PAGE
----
The Function Of Golgi Apparatus

The Golgi apparatus is an organelle present in most eukaryotic cells. It is made up of membrane-bound sacs, and is also called a Golgi body, Golgi complex, or dictyosome.

The job of the Golgi apparatus is to process and bundle macromolecules like proteins and lipids as they are synthesized within the cell. The Golgi apparatus is sometimes compared to a post office inside the cell since one major function is to modify, sort, and package proteins to be secreted.

The Golgi apparatus is made up of sacs called cisternae. Usually five to eight cisternae are present in one Golgi apparatus, but as high a number as sixty cisternae have been observed by scientists. These bundles of sacs have five distinct and functional regions, and each region has different enzymes to help it modify the contents, depending on where they are to end up.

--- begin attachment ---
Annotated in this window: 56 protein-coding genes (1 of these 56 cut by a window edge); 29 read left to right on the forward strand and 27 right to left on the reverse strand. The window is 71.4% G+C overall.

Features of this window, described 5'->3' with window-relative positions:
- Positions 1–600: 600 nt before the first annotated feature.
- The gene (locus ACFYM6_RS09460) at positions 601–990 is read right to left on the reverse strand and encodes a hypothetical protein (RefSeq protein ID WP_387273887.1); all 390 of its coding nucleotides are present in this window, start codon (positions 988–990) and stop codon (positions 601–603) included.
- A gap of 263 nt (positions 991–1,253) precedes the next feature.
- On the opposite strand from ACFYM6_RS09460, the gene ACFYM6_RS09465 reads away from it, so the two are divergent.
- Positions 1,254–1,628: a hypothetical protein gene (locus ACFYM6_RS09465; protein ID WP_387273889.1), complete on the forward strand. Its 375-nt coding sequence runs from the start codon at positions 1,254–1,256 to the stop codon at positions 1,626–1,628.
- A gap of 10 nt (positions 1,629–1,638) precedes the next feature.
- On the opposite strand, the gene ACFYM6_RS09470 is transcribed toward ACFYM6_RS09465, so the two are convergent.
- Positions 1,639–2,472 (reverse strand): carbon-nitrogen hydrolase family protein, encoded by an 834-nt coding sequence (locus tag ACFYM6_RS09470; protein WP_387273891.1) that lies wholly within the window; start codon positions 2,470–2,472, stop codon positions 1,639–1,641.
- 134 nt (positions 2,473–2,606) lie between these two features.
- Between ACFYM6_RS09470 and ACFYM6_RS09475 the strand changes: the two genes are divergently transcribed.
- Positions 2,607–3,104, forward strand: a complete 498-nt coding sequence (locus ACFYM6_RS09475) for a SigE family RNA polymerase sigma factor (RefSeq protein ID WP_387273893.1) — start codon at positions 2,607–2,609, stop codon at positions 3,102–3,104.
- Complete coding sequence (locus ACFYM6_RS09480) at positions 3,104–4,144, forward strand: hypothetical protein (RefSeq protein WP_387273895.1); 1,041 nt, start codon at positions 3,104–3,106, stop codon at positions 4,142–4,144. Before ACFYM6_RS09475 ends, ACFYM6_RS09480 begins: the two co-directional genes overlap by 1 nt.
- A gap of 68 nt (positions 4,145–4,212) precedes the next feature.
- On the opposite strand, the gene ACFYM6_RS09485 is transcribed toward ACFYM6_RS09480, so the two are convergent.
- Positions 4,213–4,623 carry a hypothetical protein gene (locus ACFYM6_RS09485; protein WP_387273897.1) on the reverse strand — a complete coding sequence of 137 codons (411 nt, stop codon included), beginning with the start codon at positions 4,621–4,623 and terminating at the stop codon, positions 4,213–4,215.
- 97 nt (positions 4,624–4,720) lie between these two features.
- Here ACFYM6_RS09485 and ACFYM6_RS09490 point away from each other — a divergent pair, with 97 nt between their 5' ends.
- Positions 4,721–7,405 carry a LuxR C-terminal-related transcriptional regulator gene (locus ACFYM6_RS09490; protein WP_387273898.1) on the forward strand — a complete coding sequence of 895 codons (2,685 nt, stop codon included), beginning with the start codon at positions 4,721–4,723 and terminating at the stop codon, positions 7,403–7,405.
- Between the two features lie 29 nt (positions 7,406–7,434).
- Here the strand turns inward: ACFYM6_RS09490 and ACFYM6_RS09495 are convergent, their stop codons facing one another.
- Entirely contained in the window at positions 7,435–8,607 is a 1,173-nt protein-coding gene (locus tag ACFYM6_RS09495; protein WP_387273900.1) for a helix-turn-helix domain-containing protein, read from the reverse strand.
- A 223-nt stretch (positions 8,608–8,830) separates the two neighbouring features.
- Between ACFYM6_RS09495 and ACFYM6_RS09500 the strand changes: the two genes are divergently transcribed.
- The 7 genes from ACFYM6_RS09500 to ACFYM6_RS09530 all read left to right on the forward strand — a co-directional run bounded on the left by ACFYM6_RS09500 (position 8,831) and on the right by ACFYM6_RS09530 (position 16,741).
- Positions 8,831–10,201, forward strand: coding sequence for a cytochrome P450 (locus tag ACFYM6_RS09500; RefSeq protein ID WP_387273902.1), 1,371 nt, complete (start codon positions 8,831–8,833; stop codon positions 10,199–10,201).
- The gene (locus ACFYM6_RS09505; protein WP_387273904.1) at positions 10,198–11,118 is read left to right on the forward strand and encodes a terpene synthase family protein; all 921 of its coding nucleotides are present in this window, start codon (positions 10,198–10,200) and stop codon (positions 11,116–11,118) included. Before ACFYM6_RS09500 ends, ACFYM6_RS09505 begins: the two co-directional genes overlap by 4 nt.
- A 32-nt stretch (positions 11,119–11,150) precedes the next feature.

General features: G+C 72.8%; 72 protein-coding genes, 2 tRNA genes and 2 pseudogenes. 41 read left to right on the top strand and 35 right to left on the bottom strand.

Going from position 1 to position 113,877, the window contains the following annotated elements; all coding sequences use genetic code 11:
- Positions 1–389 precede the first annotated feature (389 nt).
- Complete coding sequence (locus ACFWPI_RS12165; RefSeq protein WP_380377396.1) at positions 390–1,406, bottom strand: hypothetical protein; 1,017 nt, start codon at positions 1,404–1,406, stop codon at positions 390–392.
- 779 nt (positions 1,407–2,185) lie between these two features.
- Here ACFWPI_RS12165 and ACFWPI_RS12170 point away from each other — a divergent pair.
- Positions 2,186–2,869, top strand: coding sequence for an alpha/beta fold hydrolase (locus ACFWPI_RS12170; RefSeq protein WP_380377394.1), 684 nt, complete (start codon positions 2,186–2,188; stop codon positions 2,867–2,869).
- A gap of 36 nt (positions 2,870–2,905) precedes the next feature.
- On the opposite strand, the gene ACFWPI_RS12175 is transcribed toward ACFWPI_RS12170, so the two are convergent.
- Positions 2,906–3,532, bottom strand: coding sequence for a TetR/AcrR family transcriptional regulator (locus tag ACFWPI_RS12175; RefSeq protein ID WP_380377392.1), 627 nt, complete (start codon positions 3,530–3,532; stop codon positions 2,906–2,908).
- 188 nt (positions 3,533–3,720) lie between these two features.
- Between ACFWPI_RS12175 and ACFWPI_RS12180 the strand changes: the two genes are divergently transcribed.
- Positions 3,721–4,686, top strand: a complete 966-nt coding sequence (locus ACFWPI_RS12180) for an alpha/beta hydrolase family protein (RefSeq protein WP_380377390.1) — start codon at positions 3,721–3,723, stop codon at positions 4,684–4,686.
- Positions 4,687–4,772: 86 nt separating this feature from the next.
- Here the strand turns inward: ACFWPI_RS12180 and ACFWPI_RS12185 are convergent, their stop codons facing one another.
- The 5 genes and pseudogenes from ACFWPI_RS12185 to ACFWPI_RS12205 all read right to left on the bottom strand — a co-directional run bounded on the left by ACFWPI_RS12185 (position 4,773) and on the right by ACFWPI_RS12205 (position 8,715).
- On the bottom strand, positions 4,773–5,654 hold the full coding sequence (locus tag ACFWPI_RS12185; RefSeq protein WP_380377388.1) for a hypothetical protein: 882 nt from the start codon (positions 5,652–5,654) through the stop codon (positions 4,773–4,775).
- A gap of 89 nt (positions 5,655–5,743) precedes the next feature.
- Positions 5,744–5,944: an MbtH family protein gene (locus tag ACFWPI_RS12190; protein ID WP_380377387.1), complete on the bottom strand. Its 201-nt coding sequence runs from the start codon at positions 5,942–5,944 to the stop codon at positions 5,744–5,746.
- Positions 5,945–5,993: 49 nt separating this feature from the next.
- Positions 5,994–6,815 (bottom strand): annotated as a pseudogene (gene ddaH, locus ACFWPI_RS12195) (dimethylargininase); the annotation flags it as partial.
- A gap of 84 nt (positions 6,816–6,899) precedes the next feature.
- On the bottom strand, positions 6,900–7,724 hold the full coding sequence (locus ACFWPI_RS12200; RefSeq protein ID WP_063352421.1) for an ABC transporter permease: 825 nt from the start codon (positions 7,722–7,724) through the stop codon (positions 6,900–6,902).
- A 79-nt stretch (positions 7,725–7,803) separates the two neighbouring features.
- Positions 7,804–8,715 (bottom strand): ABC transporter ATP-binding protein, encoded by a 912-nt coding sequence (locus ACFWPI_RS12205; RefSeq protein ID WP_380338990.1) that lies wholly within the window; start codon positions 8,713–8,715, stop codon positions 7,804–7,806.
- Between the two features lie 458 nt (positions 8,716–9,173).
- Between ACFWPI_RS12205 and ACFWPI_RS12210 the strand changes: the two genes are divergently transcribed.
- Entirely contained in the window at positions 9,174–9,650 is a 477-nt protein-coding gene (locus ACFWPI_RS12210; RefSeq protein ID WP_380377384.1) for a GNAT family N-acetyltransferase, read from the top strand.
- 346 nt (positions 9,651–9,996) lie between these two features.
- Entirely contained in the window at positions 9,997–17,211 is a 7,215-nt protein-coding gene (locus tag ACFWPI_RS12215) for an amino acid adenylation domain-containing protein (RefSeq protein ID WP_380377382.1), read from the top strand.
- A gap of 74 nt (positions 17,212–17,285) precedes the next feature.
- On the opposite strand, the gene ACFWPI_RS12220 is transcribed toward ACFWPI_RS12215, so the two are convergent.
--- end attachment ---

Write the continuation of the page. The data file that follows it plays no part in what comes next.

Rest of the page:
This organelle is also important in other ways, specifically in the transport of lipids throughout the cell and the creation of lysosomes.

The Golgi complex works closely with the rough ER. When the ER makes a protein, a transition vesicle is also made. It drifts through the cytoplasm to the Golgi apparatus where it gets absorbed. After the Golgi works on the molecules inside, it secretes a vesicle into the cytoplasm which releases the protein molecule out of the cell.

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